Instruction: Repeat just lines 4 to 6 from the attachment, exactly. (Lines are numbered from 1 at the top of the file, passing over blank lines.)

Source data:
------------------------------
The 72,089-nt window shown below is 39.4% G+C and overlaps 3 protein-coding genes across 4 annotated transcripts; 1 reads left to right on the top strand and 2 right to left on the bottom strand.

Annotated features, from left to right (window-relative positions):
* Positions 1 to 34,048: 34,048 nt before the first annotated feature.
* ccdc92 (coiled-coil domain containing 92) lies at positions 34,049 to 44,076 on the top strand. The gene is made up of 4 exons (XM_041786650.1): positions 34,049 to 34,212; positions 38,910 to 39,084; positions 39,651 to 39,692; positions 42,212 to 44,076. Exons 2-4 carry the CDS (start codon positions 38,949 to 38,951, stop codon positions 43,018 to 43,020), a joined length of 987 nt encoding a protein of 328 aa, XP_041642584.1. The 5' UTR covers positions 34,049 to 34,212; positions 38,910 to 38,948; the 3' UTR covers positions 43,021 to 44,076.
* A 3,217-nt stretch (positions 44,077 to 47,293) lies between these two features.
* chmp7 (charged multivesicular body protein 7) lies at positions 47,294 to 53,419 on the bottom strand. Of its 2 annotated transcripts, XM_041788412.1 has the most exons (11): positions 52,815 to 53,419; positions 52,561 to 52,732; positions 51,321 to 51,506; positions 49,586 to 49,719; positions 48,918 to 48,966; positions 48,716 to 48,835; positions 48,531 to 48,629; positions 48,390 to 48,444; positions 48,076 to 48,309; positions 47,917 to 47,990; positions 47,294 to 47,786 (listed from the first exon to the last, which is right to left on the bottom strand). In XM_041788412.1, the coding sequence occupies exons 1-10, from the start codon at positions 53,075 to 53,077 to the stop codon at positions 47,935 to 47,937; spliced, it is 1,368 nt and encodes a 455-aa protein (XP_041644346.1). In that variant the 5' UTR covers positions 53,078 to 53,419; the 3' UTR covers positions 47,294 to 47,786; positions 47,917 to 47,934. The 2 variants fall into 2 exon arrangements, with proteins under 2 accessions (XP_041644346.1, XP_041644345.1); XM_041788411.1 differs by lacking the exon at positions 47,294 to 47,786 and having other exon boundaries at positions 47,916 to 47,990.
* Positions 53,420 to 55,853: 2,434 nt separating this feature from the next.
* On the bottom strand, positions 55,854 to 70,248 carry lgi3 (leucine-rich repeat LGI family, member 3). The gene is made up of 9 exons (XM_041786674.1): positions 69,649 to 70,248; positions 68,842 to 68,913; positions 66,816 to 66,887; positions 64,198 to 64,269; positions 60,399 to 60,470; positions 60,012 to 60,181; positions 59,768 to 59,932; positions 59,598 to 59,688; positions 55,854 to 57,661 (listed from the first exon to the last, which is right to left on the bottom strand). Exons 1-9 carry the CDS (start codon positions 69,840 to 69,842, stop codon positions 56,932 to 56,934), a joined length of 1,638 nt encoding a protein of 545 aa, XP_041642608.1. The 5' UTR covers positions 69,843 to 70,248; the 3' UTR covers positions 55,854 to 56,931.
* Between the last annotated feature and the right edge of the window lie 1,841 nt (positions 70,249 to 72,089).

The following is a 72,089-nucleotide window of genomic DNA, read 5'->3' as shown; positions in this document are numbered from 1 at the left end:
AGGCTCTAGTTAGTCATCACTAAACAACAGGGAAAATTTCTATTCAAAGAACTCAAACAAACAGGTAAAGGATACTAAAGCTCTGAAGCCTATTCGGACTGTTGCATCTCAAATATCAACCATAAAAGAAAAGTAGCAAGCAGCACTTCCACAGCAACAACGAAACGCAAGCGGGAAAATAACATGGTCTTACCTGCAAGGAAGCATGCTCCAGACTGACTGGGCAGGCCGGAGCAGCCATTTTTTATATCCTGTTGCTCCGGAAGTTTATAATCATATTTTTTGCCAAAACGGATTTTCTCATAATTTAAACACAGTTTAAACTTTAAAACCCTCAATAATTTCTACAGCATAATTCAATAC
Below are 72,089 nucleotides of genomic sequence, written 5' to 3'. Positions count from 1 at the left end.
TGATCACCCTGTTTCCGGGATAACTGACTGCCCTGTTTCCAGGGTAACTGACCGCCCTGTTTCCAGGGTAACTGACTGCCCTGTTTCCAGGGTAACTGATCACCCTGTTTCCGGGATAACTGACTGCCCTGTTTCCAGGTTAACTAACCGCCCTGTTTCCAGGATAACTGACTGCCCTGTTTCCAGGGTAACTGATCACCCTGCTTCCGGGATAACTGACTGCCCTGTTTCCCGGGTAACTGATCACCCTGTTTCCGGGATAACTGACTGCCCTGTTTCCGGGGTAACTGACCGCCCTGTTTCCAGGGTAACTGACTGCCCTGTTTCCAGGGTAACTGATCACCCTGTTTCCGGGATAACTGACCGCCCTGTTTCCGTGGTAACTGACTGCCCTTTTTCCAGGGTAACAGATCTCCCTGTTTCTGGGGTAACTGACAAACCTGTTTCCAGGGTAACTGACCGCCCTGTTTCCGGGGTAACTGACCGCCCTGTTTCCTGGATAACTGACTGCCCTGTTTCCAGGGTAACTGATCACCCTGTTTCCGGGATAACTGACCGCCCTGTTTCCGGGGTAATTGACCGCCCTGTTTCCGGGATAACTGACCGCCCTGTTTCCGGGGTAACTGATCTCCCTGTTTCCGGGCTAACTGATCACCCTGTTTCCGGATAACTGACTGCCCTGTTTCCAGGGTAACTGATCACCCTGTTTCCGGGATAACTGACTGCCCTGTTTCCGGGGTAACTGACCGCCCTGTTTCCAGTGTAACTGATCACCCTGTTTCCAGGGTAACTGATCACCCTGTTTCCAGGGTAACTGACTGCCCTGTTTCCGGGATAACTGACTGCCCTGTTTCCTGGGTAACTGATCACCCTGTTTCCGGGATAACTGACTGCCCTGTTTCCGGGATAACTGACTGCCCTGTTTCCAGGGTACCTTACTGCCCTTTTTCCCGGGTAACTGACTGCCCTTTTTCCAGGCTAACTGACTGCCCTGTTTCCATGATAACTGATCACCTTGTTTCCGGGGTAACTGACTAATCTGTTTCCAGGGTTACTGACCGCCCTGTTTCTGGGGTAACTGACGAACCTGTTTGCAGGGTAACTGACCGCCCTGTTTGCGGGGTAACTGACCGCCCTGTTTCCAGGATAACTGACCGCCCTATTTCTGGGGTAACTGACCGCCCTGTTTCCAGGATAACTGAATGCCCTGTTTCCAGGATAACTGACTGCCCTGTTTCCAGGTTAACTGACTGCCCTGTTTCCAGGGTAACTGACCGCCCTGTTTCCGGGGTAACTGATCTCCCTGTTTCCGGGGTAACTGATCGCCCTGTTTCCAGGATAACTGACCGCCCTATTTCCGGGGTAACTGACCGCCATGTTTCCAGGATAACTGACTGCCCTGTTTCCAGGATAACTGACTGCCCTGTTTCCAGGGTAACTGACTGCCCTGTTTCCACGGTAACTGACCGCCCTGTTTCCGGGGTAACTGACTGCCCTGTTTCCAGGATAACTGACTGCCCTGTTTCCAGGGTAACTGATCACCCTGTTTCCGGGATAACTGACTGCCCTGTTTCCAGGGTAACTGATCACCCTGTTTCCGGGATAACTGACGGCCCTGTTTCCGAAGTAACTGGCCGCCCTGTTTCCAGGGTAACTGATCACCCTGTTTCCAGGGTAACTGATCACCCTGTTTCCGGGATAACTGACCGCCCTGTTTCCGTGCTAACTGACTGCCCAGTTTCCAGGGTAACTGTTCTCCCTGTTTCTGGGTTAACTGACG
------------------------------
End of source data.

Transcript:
* ccdc92 (coiled-coil domain containing 92) lies at positions 34,049 to 44,076 on the top strand. The gene is made up of 4 exons (XM_041786650.1): positions 34,049 to 34,212; positions 38,910 to 39,084; positions 39,651 to 39,692; positions 42,212 to 44,076. Exons 2-4 carry the CDS (start codon positions 38,949 to 38,951, stop codon positions 43,018 to 43,020), a joined length of 987 nt encoding a protein of 328 aa, XP_041642584.1. The 5' UTR covers positions 34,049 to 34,212; positions 38,910 to 38,948; the 3' UTR covers positions 43,021 to 44,076.
* A 3,217-nt stretch (positions 44,077 to 47,293) lies between these two features.
* chmp7 (charged multivesicular body protein 7) lies at positions 47,294 to 53,419 on the bottom strand. Of its 2 annotated transcripts, XM_041788412.1 has the most exons (11): positions 52,815 to 53,419; positions 52,561 to 52,732; positions 51,321 to 51,506; positions 49,586 to 49,719; positions 48,918 to 48,966; positions 48,716 to 48,835; positions 48,531 to 48,629; positions 48,390 to 48,444; positions 48,076 to 48,309; positions 47,917 to 47,990; positions 47,294 to 47,786 (listed from the first exon to the last, which is right to left on the bottom strand). In XM_041788412.1, the coding sequence occupies exons 1-10, from the start codon at positions 53,075 to 53,077 to the stop codon at positions 47,935 to 47,937; spliced, it is 1,368 nt and encodes a 455-aa protein (XP_041644346.1). In that variant the 5' UTR covers positions 53,078 to 53,419; the 3' UTR covers positions 47,294 to 47,786; positions 47,917 to 47,934. The 2 variants fall into 2 exon arrangements, with proteins under 2 accessions (XP_041644346.1, XP_041644345.1); XM_041788411.1 differs by lacking the exon at positions 47,294 to 47,786 and having other exon boundaries at positions 47,916 to 47,990.